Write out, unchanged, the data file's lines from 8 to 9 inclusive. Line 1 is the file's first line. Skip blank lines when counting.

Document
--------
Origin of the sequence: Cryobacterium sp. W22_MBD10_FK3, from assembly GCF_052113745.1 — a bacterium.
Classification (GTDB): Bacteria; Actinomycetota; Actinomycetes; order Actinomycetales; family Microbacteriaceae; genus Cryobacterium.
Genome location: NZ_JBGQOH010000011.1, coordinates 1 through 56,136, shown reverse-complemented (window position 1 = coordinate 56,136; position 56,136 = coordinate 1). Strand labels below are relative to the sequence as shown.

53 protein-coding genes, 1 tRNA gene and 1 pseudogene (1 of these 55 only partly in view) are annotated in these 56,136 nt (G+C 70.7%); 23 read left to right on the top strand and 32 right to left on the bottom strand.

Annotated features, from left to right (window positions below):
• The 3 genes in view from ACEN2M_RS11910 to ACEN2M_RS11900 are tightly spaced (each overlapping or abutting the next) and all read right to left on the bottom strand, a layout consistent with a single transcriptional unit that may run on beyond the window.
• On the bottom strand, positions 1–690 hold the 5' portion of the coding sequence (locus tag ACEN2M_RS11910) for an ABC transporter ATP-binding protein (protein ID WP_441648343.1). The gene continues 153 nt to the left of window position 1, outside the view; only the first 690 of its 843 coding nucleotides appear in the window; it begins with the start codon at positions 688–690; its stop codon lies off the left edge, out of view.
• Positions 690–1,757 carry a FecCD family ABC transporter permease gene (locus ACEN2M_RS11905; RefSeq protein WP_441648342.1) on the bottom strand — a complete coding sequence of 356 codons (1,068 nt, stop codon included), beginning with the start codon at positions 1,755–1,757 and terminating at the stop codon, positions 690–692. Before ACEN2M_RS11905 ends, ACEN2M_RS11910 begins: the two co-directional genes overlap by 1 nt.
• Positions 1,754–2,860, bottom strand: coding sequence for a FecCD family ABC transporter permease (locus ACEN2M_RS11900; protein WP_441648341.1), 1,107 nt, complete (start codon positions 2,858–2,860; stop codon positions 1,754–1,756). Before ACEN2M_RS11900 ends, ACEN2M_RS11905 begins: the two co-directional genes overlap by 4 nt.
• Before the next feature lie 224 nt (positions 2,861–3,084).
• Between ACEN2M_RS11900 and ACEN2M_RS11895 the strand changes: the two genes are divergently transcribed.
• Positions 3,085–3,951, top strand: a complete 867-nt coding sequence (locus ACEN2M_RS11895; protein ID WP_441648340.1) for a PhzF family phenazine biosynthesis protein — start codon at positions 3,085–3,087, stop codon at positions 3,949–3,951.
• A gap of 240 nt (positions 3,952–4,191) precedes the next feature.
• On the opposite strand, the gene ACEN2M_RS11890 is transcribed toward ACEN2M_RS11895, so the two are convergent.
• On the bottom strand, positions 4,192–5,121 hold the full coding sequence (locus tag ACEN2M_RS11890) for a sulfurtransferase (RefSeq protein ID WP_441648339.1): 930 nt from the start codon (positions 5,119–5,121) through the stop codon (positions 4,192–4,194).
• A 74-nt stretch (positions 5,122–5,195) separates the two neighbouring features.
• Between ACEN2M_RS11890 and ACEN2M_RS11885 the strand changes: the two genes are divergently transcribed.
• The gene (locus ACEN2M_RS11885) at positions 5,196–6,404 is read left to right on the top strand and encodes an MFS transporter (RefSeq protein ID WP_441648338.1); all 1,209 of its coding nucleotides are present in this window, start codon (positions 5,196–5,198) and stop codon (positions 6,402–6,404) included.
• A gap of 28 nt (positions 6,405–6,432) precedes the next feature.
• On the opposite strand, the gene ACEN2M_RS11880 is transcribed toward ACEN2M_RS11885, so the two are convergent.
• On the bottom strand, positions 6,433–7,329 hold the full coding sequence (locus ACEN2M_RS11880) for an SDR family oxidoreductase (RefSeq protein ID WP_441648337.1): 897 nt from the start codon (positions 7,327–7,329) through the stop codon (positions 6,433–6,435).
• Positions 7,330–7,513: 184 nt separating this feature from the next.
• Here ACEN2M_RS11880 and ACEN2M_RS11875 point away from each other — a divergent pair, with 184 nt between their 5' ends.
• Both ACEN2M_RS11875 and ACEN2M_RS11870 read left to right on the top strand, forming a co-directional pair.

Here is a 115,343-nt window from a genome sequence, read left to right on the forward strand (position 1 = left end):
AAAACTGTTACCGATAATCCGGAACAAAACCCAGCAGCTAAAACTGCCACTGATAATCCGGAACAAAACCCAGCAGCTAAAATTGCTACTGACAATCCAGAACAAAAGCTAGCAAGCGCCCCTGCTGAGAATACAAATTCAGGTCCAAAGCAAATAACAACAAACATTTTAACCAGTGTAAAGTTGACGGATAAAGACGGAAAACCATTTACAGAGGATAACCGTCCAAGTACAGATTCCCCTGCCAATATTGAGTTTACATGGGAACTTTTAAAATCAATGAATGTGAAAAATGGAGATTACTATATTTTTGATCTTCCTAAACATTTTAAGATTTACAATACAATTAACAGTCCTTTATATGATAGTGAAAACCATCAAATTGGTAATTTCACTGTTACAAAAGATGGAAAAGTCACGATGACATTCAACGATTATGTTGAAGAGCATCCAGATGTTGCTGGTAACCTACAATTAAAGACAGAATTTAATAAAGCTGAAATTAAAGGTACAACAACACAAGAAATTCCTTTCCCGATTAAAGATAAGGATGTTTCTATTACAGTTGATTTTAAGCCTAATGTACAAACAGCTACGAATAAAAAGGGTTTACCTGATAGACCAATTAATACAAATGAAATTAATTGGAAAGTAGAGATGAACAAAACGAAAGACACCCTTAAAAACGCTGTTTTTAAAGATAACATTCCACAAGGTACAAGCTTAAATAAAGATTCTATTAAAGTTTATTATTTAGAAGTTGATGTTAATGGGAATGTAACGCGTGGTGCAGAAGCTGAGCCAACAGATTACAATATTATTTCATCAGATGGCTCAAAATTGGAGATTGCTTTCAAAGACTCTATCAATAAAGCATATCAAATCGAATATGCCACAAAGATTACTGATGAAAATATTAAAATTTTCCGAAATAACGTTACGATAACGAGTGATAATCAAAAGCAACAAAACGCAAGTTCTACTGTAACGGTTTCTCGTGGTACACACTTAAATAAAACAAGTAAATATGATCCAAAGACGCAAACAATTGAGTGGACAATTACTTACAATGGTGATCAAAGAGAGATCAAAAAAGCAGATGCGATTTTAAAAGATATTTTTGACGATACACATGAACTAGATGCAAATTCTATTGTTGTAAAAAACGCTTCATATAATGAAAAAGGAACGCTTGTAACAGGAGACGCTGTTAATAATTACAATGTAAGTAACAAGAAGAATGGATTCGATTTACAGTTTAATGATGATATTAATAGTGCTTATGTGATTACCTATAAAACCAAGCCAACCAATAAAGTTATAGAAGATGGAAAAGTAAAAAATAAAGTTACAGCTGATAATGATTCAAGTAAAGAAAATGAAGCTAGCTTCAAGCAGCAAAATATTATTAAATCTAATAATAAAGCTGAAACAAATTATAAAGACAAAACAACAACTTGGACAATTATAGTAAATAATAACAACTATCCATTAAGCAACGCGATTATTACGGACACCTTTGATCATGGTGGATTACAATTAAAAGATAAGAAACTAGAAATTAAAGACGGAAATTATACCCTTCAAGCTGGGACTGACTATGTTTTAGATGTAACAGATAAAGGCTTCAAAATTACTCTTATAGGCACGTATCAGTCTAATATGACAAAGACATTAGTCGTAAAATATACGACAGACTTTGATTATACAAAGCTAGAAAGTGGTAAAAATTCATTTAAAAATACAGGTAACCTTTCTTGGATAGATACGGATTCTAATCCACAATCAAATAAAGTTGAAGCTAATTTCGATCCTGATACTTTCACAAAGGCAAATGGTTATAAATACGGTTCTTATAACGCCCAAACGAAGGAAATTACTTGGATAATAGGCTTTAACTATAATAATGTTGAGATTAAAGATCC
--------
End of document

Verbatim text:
• Positions 690–1,757 carry a FecCD family ABC transporter permease gene (locus ACEN2M_RS11905; RefSeq protein WP_441648342.1) on the bottom strand — a complete coding sequence of 356 codons (1,068 nt, stop codon included), beginning with the start codon at positions 1,755–1,757 and terminating at the stop codon, positions 690–692. Before ACEN2M_RS11905 ends, ACEN2M_RS11910 begins: the two co-directional genes overlap by 1 nt.
• Positions 1,754–2,860, bottom strand: coding sequence for a FecCD family ABC transporter permease (locus ACEN2M_RS11900; protein WP_441648341.1), 1,107 nt, complete (start codon positions 2,858–2,860; stop codon positions 1,754–1,756). Before ACEN2M_RS11900 ends, ACEN2M_RS11905 begins: the two co-directional genes overlap by 4 nt.